November 10th, 2001
Show All Python Arduino Processing.py Games Misc.
The Superstars of the Supernatural are back. And this time, it's no marshmallow roast.— Ghostbusters II, 1989
In June 2019, I completed my favourite project to date: a recreation of the 1982 arcade game Dig Dug. Although I took some artistic liberties, I think the result turned out to be pretty faithful to the original game. Putting Object Oriented Programming to full use, I managed to create a game that is much more complex than my prior forays in a way that, when looking at the code, actually seems simpler.
The first level of my recreation is faithful to the original game. However, every subsequent level is randomly generated with four enemies spawning in a random 'hole' dug in the map. Like in the original, ... See Full Post
In early 2019, I was introduced to Object Oriented Programming and returned to Processing.py to test out my new powers. I decided to recreate the classic 1979 arcade game Asteroids themed after the asteroid evasion scene in Guardians of the Galaxy Vol. 2.
Unfortunately, I never completed the game. However, nearly all of the core features are already implemented: the asteroids split when hit, the player's ship experiences acceleration, points are assigned when asteroids are destroyed, and the player's lives d... See Full Post
In 2018, after getting back into working with the Arduino Uno via my KITT project, I decided to go bigger. At the time, I was into playing VRChat, a game where avatars can be imported in via 3-D models. This sparked my interest in 3-D modelling again, which, combined with my recent KITT project, prompted me to create a 3-D scanner.
I used the supplies available to me at my high school to build it, mostly using parts from Vex Robotics kits a... See Full Post
In 2018, I returned back to working with Arduino boards. For my second proper project, I made a recreation of KITT's scanner lights from the '80s show Knight Rider.
In the series, the scanner is depicted by red light that moves from side to side on the grill of main character Michael Knight's car (named KITT). To recreate this, I used an Arduino Uno, five red LEDS, a 10 kΩ resistor, 10 kΩ potentiometer, and five 330 Ω resistors.
I designed the lights to be toggled on or off by a push of a power button. As well, the speed of the 'movement' of the light could be controlled by a dial (the potentio... See Full Post
After I had finally learned about functions in late 2017/early 2018, I decided to make an arcade game taking place in the Star Wars universe (because of Episode VIII's release at the time).
The game takes the form of a shooter. Taking place just prior to the events of The Empire Strikes Back, the Millennium Falcon must destroy the incoming TIE fighters as they attempt to penetrate the shield surrounding the Rebel base on Hoth.
Unlike my prior games, Defenders of Hoth stores high scores in a file, allowing them to be conserved between play sessions instead of resetting each time. I made ... See Full Post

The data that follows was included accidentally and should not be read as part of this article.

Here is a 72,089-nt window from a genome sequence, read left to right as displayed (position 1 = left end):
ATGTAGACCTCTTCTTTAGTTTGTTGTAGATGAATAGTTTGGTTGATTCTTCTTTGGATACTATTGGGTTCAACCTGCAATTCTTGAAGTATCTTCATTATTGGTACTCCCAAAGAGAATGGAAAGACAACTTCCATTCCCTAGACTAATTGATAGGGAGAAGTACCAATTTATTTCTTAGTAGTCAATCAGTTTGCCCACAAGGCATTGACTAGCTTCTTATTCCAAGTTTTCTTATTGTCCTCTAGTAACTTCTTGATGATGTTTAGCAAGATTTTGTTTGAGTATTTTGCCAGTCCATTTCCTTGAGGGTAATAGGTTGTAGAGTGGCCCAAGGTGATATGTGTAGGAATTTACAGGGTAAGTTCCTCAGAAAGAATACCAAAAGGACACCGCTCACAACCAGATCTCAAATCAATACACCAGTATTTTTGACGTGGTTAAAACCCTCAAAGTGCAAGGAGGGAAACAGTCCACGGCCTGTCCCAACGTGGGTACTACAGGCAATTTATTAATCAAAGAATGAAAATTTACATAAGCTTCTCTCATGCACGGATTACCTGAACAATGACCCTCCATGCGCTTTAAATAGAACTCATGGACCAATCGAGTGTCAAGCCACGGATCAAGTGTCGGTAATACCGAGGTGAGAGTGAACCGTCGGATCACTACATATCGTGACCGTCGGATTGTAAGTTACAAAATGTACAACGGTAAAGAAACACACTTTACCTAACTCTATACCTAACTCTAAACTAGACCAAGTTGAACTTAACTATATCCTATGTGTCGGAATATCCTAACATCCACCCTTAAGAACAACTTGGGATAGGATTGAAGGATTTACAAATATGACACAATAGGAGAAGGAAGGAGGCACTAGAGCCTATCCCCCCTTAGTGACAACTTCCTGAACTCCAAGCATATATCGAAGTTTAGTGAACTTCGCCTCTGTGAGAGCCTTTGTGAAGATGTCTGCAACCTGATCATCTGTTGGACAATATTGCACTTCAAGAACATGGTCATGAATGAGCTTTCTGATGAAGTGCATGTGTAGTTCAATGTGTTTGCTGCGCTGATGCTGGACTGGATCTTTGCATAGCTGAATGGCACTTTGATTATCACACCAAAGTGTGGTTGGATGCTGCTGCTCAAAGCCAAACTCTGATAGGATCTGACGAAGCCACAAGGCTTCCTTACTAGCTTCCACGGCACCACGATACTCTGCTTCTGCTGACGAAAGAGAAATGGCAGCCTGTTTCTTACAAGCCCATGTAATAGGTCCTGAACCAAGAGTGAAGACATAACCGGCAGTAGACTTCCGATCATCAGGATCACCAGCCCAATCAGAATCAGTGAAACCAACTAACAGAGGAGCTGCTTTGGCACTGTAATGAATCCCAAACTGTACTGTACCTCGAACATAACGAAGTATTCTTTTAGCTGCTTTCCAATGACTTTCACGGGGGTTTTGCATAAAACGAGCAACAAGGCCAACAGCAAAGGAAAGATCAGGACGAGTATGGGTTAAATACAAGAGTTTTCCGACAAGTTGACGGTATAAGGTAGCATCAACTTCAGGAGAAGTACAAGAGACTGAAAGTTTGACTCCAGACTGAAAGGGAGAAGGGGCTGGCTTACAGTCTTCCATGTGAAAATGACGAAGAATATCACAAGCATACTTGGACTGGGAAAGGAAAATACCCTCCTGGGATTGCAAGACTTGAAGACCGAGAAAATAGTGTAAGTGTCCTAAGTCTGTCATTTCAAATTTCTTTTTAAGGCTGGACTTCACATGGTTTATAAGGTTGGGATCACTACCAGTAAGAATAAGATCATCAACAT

After backing JazzNESs on Kickstarter in 2017, I was inspired to make my third official Processing.py project: a bouncing animation (à la a DVD player's sleep screen) themed after my favourite game on the album: Galaga.
I created a simple edge-detection program that caused the player's ship from Galaga to bounce off the left and right sides of the screen, then a... See Full Post
In May/June 2017, after experimenting with Processing.py through GreenBot, I finally made my first proper game. What I dubbed 'The Fretboard Connection' is a rhythm game inspired by the likes of Guitar Hero and Rock Band.
The game is not too complex at its heart. The descending notes are activated by well-timed corresponding key presses that award points. The whammy bar (the shift key), as in Guitar Hero, can be pressed along with the correct key to charge the whammy meter. Once the meter is full, it can be activated to award bonus points for successful... See Full Post
My first major creation after I started learning Python was an interactive robot I named GreenBot.
Using Processing's Python mode, I was able to make him move around the screen at speeds controlled by the user, have him warp to the other side of the play area (à la Pac-Man), and have customization.
As well, I experimented with adding sound, resulting in the speed changes playing a higher/lower pitch sound when pressed based on the speed as well as a sound for when the style is changed.
This project helped... See Full Post
Around the time I started learning how to program, I meddled with 3-D modelling. Although I did not continue pursuing this skill, I did make one model that I was quite proud of: an R2-D2 keychain.
Even though I'm sure it has been done better by others, feel free to mess around with the model if you are so inclined. However, if you are tempted to print it, I'm not sure if it will be structurally sound, so please take that into account.
... See Full Post
Back when I was 14 in 2016, I completed my first coding project, which was an alarm clock. Although it does not amount to much when compared to my ability now, I am proud of what I was able to accomplish with so little experience.
The clock was made with an Arduino Uno, along with a compatible LCD, potentiometer, and buzzer/piezo.
A time can be set in the clock's code specifying when the alarm will go off, which it will continue to do for 15 minutes (a long time, I know, but my track record for waking up on time is not the best).
While the original build was housed in a wooden case, it ... See Full Post
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